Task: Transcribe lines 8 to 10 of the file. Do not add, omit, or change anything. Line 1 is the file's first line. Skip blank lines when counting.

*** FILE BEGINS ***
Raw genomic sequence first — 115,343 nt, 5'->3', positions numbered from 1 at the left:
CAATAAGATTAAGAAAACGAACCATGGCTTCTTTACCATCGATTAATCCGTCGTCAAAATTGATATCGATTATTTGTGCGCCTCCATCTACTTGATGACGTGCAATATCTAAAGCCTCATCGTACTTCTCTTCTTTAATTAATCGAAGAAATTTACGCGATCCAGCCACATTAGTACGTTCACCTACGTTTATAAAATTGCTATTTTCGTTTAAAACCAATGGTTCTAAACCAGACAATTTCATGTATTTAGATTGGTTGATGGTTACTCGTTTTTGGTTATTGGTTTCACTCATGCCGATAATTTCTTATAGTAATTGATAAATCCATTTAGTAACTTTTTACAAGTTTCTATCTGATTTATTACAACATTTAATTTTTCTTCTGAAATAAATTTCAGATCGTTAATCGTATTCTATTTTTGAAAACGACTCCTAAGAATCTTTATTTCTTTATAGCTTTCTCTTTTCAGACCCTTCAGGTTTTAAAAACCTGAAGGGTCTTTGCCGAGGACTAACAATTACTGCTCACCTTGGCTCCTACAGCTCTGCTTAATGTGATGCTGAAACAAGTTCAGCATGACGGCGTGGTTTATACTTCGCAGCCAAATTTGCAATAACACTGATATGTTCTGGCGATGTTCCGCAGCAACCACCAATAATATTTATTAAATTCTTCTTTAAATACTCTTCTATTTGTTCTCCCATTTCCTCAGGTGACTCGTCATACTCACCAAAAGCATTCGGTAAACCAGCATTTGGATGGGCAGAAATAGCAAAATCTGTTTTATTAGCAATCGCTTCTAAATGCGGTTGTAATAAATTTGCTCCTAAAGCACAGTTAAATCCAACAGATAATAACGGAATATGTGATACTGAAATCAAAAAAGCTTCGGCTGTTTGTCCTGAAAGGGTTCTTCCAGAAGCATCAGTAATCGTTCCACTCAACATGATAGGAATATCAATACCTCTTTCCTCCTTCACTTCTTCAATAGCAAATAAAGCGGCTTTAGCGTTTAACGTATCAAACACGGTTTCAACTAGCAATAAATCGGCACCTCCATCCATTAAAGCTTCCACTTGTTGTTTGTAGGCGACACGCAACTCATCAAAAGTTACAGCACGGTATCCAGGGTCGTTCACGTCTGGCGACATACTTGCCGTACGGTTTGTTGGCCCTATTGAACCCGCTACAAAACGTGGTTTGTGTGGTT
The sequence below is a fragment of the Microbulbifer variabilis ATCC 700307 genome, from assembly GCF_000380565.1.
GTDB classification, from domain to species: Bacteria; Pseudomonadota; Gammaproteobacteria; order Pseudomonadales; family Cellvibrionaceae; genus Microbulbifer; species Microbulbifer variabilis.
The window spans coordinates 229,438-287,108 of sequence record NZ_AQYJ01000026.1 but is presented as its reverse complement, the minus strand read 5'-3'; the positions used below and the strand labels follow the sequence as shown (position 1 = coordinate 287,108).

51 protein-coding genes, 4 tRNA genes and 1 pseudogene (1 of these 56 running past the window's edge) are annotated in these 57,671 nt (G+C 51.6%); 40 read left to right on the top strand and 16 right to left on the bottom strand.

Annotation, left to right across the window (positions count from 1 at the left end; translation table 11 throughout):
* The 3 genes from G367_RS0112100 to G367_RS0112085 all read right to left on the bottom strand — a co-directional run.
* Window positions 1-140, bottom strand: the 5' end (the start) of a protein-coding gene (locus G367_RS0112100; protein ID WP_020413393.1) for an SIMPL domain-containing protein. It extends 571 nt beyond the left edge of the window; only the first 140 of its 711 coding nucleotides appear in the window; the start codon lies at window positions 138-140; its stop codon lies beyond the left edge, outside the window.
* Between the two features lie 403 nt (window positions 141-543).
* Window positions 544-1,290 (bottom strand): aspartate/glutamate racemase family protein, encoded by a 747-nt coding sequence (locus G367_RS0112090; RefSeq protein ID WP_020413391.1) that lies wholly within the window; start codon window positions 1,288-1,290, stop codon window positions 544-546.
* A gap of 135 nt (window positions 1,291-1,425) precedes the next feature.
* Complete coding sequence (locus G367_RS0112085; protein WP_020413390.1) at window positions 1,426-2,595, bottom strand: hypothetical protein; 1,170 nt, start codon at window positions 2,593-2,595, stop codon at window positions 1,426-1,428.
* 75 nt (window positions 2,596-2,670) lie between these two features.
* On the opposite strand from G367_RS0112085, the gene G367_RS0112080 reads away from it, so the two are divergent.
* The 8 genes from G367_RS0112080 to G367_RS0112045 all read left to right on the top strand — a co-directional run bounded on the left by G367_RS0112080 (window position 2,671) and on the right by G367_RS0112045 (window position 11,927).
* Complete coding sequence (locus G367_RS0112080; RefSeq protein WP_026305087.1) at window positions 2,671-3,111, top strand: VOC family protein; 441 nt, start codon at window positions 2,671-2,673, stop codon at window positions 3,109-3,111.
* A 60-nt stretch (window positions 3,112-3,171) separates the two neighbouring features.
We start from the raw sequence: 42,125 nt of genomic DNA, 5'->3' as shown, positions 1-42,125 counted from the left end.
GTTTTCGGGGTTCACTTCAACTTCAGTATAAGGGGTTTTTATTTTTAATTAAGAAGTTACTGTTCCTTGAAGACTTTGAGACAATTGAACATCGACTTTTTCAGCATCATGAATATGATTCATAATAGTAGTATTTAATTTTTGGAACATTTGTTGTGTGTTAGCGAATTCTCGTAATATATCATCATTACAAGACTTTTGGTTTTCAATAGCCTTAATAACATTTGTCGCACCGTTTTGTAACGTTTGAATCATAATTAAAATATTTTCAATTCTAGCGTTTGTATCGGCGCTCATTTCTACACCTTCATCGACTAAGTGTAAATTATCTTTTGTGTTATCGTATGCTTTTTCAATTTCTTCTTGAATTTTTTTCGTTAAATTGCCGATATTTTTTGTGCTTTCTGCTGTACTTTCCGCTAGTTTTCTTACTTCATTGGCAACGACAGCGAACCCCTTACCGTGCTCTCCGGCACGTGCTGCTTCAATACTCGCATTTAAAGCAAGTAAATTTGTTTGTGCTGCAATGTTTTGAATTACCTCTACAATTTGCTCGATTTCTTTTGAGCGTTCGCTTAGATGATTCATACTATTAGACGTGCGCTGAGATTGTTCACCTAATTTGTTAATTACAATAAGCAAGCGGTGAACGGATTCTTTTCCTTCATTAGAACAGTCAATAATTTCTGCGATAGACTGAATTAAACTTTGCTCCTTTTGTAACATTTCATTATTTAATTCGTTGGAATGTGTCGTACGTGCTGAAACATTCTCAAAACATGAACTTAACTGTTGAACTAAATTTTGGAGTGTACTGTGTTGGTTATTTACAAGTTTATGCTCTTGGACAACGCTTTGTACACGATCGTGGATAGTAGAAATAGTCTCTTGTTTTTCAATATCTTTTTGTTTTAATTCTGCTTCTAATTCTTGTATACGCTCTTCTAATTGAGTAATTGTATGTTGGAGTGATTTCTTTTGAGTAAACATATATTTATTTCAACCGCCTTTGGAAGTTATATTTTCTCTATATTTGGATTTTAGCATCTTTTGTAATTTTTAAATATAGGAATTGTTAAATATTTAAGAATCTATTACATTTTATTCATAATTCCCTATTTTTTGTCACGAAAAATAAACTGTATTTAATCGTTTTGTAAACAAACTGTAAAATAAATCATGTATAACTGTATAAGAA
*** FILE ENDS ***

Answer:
* The 3 genes from G367_RS0112100 to G367_RS0112085 all read right to left on the bottom strand — a co-directional run.
* Window positions 1-140, bottom strand: the 5' end (the start) of a protein-coding gene (locus G367_RS0112100; protein ID WP_020413393.1) for an SIMPL domain-containing protein. It extends 571 nt beyond the left edge of the window; only the first 140 of its 711 coding nucleotides appear in the window; the start codon lies at window positions 138-140; its stop codon lies beyond the left edge, outside the window.
* Between the two features lie 403 nt (window positions 141-543).